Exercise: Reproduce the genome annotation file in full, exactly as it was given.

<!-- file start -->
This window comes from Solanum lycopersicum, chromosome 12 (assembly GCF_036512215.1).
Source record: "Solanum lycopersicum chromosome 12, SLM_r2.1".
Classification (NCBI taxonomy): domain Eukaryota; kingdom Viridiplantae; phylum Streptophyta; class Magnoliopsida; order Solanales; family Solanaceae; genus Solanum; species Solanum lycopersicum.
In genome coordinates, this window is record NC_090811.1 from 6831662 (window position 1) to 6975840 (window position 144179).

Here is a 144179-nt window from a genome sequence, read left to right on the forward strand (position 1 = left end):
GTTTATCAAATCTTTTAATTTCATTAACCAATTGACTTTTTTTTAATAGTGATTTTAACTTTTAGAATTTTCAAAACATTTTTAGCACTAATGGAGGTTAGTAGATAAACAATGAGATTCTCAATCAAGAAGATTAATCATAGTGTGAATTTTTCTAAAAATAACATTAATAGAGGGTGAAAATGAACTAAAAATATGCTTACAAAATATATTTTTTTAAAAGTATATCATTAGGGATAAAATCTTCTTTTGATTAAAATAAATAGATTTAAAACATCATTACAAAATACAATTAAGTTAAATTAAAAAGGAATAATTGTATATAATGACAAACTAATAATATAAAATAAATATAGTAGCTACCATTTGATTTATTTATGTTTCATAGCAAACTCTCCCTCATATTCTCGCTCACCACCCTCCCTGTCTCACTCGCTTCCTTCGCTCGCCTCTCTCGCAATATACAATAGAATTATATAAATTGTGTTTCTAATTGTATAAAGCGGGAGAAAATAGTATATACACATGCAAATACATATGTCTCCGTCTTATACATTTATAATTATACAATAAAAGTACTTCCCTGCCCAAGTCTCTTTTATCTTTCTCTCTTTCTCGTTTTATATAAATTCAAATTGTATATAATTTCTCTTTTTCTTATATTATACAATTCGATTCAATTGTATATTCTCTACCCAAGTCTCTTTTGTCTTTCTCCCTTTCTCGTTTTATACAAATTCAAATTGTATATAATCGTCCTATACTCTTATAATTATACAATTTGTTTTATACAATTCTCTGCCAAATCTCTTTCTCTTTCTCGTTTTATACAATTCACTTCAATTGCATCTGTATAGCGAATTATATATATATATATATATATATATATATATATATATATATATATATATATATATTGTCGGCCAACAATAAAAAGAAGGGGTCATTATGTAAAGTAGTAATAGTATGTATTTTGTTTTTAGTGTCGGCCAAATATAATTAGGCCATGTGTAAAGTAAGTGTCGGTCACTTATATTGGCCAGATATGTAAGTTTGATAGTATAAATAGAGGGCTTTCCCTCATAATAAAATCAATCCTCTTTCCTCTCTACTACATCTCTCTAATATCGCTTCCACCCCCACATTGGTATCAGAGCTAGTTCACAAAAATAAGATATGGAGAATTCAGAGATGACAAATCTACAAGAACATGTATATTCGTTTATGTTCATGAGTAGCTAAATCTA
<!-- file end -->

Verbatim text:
This window comes from Solanum lycopersicum, chromosome 12 (assembly GCF_036512215.1).
Source record: "Solanum lycopersicum chromosome 12, SLM_r2.1".
Classification (NCBI taxonomy): domain Eukaryota; kingdom Viridiplantae; phylum Streptophyta; class Magnoliopsida; order Solanales; family Solanaceae; genus Solanum; species Solanum lycopersicum.
In genome coordinates, this window is record NC_090811.1 from 6831662 (window position 1) to 6975840 (window position 144179).

Here is a 144179-nt window from a genome sequence, read left to right on the forward strand (position 1 = left end):
GTTTATCAAATCTTTTAATTTCATTAACCAATTGACTTTTTTTTAATAGTGATTTTAACTTTTAGAATTTTCAAAACATTTTTAGCACTAATGGAGGTTAGTAGATAAACAATGAGATTCTCAATCAAGAAGATTAATCATAGTGTGAATTTTTCTAAAAATAACATTAATAGAGGGTGAAAATGAACTAAAAATATGCTTACAAAATATATTTTTTTAAAAGTATATCATTAGGGATAAAATCTTCTTTTGATTAAAATAAATAGATTTAAAACATCATTACAAAATACAATTAAGTTAAATTAAAAAGGAATAATTGTATATAATGACAAACTAATAATATAAAATAAATATAGTAGCTACCATTTGATTTATTTATGTTTCATAGCAAACTCTCCCTCATATTCTCGCTCACCACCCTCCCTGTCTCACTCGCTTCCTTCGCTCGCCTCTCTCGCAATATACAATAGAATTATATAAATTGTGTTTCTAATTGTATAAAGCGGGAGAAAATAGTATATACACATGCAAATACATATGTCTCCGTCTTATACATTTATAATTATACAATAAAAGTACTTCCCTGCCCAAGTCTCTTTTATCTTTCTCTCTTTCTCGTTTTATATAAATTCAAATTGTATATAATTTCTCTTTTTCTTATATTATACAATTCGATTCAATTGTATATTCTCTACCCAAGTCTCTTTTGTCTTTCTCCCTTTCTCGTTTTATACAAATTCAAATTGTATATAATCGTCCTATACTCTTATAATTATACAATTTGTTTTATACAATTCTCTGCCAAATCTCTTTCTCTTTCTCGTTTTATACAATTCACTTCAATTGCATCTGTATAGCGAATTATATATATATATATATATATATATATATATATATATATATATATATATATATATTGTCGGCCAACAATAAAAAGAAGGGGTCATTATGTAAAGTAGTAATAGTATGTATTTTGTTTTTAGTGTCGGCCAAATATAATTAGGCCATGTGTAAAGTAAGTGTCGGTCACTTATATTGGCCAGATATGTAAGTTTGATAGTATAAATAGAGGGCTTTCCCTCATAATAAAATCAATCCTCTTTCCTCTCTACTACATCTCTCTAATATCGCTTCCACCCCCACATTGGTATCAGAGCTAGTTCACAAAAATAAGATATGGAGAATTCAGAGATGACAAATCTACAAGAACATGTATATTCGTTTATGTTCATGAGTAGCTAAATCTA